Reading other people's blogs always gives me food for thought.
And other times... churns my stomach...
I saw a picture on a blog of a guy handling his RV sewer hoses at the dump station without any gloves on at all. For you non-RV-ers, a dump station is where you go to empty your gray water and black water holding tanks.
Some campgrounds have sewer hookups right at your campsite but many do not. In that case RV-ers use their "holding tanks" to hold the waste water. The gray water is from the kitchen sink, bath sink and shower. The black water is from the toilet. RV's come with two holding tanks. One gray and one black. Eventually you have to go empty the holding tanks. Not a pretty chore, but it's part of the thrill of living and traveling in wheel estate.
While many times things go fine at the dump station, when they go wrong, they usually do so with about a nanosecond to spare and zero warning. If you aren't already wearing gloves, then things can get real icky, sticky, gooey, stinky, nasty (and did I say messy?) in a heartbeat.
At that point, there won't be time to go don gloves if you are to rescue the sewer situation (before you are permanently banned from the campground.)
You may be forced to jump into action with your bare hands. Do you really want to handle your toilet waste that way?
OK, now I am churning your stomach. So sorry!
There are multiple choices for gloves. Leather, vinyl, neoprene, rubber, and disposable. I have an outside faucet/shower, so I make sure it is open for use before I don my gloves to handle the sewer hoses. Typically I wear these heavy duty leather gloves, which I immediately wash afterwards with soap and water at the outside faucet.
Nothing goes wrong when you are wearing gloves. Only when you are not.
Everyone who travels or rides in an RV should have a pair of work gloves, even if you don't do any work because the spouse or someone else does it all for you. There may come a time when you have to help, like it or not.
The one time you need that extra strength or extra protection, you will be ultra glad you had sturdy work gloves.
Have you ever been forced to break camp and depart during a deluge from the heavens? All the umbilical cords are covered in muck, leveling boards are soaking wet and everything sticks to them. Outdoor patio mats, while often self-draining will act like a magnet attracting everything within 30 yards.
I've seen people cursing in the rain, as they tried to break camp during a downpour with no gloves. Sometimes schedules are such that you can't wait for a prettier day or the camp spot is already rented and you have to be off of it in time. Or your name is mud.
Leather gloves can give you surprising strength to tighten or loosen things.
I must be a glove-o-holic. I have thick leather work gloves and sleek spandex gloves with leather soles that Velcro snugly around the wrists. Matter of fact these were labeled as mechanics gloves when I bought them on sale deeply discounted. They were the perfect choice for standing on a step stool to reach into the bowels of my hot engine to check the transmission fluid without getting my hands burnt. I also have heavy rubber gloves, disposable gloves and some vinyl type snow gloves someone gave me that are actually pretty good in a pinch for handling wet things.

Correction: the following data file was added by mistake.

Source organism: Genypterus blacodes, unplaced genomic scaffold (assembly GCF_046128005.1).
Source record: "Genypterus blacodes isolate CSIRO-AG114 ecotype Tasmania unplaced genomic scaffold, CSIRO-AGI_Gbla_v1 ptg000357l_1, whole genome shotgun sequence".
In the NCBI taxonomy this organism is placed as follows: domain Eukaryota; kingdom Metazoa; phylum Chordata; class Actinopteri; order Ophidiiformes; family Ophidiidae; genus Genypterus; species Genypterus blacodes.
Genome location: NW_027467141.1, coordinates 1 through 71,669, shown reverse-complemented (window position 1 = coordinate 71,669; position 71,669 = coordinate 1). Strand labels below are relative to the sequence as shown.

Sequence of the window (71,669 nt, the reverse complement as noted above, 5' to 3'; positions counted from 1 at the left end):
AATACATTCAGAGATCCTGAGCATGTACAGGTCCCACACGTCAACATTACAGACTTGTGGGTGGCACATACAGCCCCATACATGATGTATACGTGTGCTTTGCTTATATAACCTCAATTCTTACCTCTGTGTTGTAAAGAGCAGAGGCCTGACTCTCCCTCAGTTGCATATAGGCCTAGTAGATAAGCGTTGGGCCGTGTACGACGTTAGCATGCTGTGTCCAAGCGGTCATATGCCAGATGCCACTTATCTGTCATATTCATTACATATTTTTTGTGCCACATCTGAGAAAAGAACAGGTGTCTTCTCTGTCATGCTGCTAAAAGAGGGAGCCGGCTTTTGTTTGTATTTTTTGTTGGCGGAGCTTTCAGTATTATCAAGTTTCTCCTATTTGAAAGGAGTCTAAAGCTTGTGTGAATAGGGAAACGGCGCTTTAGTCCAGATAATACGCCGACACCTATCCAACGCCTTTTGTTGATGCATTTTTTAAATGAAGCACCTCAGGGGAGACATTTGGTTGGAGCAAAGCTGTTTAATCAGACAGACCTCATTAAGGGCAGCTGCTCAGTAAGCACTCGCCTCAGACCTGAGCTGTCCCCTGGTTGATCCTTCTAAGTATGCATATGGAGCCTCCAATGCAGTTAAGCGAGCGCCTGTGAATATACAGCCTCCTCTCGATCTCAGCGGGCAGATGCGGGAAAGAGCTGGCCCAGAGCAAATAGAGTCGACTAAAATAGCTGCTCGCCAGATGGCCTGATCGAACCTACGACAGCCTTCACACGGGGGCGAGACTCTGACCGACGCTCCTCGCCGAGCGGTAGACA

Also, when I have company traveling with me, this means I have extra pairs of gloves for them to wear should they volunteer to help me with the donkey work.
When the macho types tell me they don't need any gloves, I just smile and whisper under my breath "You'll be sorry one day!"
That is typically when things will go wrong. When you or them is glove-less.
Matter of fact, I did burn my hand. I tried to check the transmission fluid without gloves. I felt like a pure idiot because I knew better but I was in a hurry. So the next time, I wore gloves. I didn't get burned.
Recently I drove to the Lavonia Georgia Ford dealer to discuss my vehicle mysteries. (Nothing is fixed yet, seems they require money for that type of work!) But I figured I would drop by anyhow, since I had to go to the nearby grocery store.
Upon my return to my camping area, it was nice and sunny. I hopped out of the driver's seat, opened up the electric compartment, pulled out my electric cord and plugged it into the utility box that is on a post at my workamping site.
Dry hose, sunny day, what could possibly go wrong?
Am I hard headed or what? Sheesh... My mother must be in heaven just rolling her eyes at my gaffe.
Um, gaffe is about to be plural...
I opened the electrical box. I did not know that a big wasp nest was hiding in the cover, in such a place that one would never see it, unless one were laying down on the ground, looking up at the top of the underside of the outer cover.
An angry wasp flew out, stinging me on my hand. My glove-less hand! My burnt glove-less hand! I screamed so loud I am sure they heard me four counties over. I used about a hundred gallons of water trying to wash away the poison, but I have been feeling poorly ever since. That wasp sting really did a number on me with numerous unpleasant side effects, worse than handling a broken sewer hose.
Shame on me. That's twice I screwed up by not wearing gloves.
Buy gloves. Wear gloves. Don't be hard headed like me.